Submerged Aquatic Vegetation Patch Size Affects Fish Communities in a Turbid-Algal Lake
Frontiers in Conservation Science
Submerged aquatic vegetation (SAV) is declining worldwide, leading to subsequent reductions in the ecological functions associated with SAV in shallow aquatic ecosystems, including providing habitat for fishes. Extensive restoration efforts are required to reverse this trend, but studies focusing on aquatic vegetation have been uncommon in recent years relative to other primary producers. Evaluations of the most beneficial SAV species and characteristics for fishes are especially rare. Because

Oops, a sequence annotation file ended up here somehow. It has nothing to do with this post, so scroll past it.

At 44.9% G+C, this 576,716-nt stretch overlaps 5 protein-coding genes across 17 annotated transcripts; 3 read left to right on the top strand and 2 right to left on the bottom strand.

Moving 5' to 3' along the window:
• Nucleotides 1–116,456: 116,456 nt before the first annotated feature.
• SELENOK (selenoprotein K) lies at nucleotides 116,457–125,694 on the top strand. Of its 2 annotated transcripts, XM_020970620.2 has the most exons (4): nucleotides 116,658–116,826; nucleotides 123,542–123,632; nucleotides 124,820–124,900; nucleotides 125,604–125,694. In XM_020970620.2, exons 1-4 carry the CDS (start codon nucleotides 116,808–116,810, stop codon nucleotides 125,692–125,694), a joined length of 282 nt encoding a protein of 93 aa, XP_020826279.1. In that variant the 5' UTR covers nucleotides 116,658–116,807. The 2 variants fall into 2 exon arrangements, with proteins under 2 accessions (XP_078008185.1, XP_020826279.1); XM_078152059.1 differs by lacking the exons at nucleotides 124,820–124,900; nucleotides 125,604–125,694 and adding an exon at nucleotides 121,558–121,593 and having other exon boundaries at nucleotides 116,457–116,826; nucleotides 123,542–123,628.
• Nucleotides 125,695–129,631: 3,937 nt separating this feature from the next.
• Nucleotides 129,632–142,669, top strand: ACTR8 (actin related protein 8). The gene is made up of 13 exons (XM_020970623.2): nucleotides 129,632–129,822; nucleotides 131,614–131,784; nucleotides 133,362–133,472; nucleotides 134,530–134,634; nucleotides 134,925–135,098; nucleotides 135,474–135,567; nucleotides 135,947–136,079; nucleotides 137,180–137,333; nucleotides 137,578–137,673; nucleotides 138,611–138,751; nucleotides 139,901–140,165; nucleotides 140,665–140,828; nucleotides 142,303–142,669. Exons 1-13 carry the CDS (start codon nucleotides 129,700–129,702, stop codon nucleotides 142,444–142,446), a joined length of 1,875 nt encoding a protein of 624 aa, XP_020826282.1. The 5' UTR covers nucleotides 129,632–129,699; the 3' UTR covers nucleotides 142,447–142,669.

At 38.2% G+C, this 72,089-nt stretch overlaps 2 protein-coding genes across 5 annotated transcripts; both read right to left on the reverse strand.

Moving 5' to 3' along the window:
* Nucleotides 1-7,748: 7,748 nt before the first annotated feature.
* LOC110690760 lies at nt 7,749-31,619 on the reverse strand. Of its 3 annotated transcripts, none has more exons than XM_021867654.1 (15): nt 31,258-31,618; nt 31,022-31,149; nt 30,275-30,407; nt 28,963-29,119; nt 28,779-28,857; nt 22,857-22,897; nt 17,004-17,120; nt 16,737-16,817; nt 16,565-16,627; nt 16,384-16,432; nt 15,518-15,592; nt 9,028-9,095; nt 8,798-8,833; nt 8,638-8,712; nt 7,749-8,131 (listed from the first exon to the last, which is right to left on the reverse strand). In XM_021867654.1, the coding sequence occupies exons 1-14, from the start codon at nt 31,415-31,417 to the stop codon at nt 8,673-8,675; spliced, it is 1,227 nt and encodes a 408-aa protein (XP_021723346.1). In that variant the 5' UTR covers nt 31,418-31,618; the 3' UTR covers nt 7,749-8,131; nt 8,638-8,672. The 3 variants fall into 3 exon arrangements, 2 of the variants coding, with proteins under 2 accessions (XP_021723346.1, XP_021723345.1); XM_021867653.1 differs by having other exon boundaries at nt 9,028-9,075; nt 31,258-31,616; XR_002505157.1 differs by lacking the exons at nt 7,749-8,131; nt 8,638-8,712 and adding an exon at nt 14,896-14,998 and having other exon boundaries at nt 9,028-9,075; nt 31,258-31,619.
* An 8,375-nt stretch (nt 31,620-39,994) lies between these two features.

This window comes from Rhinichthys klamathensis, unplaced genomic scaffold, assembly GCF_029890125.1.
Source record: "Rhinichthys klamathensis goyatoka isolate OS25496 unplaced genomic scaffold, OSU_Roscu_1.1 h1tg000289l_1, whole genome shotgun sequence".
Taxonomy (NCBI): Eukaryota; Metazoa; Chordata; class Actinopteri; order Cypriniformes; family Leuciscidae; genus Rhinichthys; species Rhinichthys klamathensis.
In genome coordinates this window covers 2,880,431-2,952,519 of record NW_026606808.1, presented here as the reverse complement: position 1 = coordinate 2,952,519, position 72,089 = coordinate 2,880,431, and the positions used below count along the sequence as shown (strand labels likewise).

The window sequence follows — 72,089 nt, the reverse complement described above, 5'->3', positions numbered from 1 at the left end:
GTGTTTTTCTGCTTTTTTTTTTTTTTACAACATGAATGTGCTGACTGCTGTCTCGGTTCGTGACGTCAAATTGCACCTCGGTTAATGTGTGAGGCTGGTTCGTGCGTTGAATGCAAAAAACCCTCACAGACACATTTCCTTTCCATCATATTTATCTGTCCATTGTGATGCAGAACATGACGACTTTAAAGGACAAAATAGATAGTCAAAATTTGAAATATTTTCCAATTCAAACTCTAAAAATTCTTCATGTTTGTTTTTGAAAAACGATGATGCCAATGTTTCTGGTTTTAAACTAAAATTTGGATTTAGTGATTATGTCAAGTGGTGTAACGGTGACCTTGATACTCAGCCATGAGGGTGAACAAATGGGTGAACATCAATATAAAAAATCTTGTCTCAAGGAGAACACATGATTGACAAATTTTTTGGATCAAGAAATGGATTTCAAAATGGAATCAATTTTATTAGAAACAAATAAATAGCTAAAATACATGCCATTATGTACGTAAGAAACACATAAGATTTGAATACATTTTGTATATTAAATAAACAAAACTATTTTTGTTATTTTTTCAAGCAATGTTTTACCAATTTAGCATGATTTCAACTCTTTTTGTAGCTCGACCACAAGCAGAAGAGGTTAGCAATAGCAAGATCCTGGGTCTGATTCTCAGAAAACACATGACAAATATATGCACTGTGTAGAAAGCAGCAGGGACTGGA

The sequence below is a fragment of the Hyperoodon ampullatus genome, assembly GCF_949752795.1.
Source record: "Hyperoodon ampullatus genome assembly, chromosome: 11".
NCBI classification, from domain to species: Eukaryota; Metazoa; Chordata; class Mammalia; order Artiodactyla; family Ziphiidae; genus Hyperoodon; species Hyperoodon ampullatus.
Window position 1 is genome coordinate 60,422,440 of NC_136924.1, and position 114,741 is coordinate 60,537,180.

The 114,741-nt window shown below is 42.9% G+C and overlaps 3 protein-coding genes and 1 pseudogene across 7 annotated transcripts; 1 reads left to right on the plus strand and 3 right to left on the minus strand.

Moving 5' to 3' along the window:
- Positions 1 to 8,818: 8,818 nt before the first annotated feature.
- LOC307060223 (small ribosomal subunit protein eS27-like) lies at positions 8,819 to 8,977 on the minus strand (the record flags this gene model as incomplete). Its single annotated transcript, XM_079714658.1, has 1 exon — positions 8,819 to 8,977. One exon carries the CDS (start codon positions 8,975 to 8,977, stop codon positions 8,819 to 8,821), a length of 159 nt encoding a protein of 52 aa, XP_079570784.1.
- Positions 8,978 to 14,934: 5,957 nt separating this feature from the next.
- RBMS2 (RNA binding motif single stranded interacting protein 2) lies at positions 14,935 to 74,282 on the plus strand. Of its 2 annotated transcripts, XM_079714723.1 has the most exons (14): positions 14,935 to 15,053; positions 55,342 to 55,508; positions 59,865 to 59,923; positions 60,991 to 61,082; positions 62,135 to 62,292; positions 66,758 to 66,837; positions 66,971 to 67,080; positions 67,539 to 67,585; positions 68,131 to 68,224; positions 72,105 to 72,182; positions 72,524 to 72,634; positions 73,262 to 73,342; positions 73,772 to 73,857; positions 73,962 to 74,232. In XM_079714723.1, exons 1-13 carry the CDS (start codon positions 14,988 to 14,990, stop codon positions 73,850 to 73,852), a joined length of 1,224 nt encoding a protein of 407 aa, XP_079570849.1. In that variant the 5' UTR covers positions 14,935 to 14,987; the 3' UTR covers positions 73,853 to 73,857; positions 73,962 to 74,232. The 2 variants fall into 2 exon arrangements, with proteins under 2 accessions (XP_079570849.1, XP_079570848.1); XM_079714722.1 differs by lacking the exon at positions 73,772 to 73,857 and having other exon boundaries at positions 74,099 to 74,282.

... ally rare. Because of the potentially complex and inconsistent responses of fish to different management actions, further research is necessary to evaluate the species-specific and community-level effects of SAV to inform restoration decision-making. To examine what SAV characteristics increase fish habitat use in a turbid-algal lake undergoing restoration, we sampled 29 areas around Lake Apopka, Florida (USA) with fyke nets and trotlines. We examined the impact of eight environmental variables on fish abundance, biomass, community structure, and predation potential. For each approximated 0.6 m2 increase in SAV patch size, total fish biomass catch increased 6.5 g hr−1. Fish community composition based on abundance also changed with an increase in SAV patch size. The number of bait items missing from trotlines, a measure of predation potential, was most affected by water temperature, wind speed, and time of day, but not by the SAV variables tested. These results expand existing knowledge of fish habitat use of SAV and will inform future management efforts to conserve and restore fish communities by focusing on specific SAV characteristics such as patch size.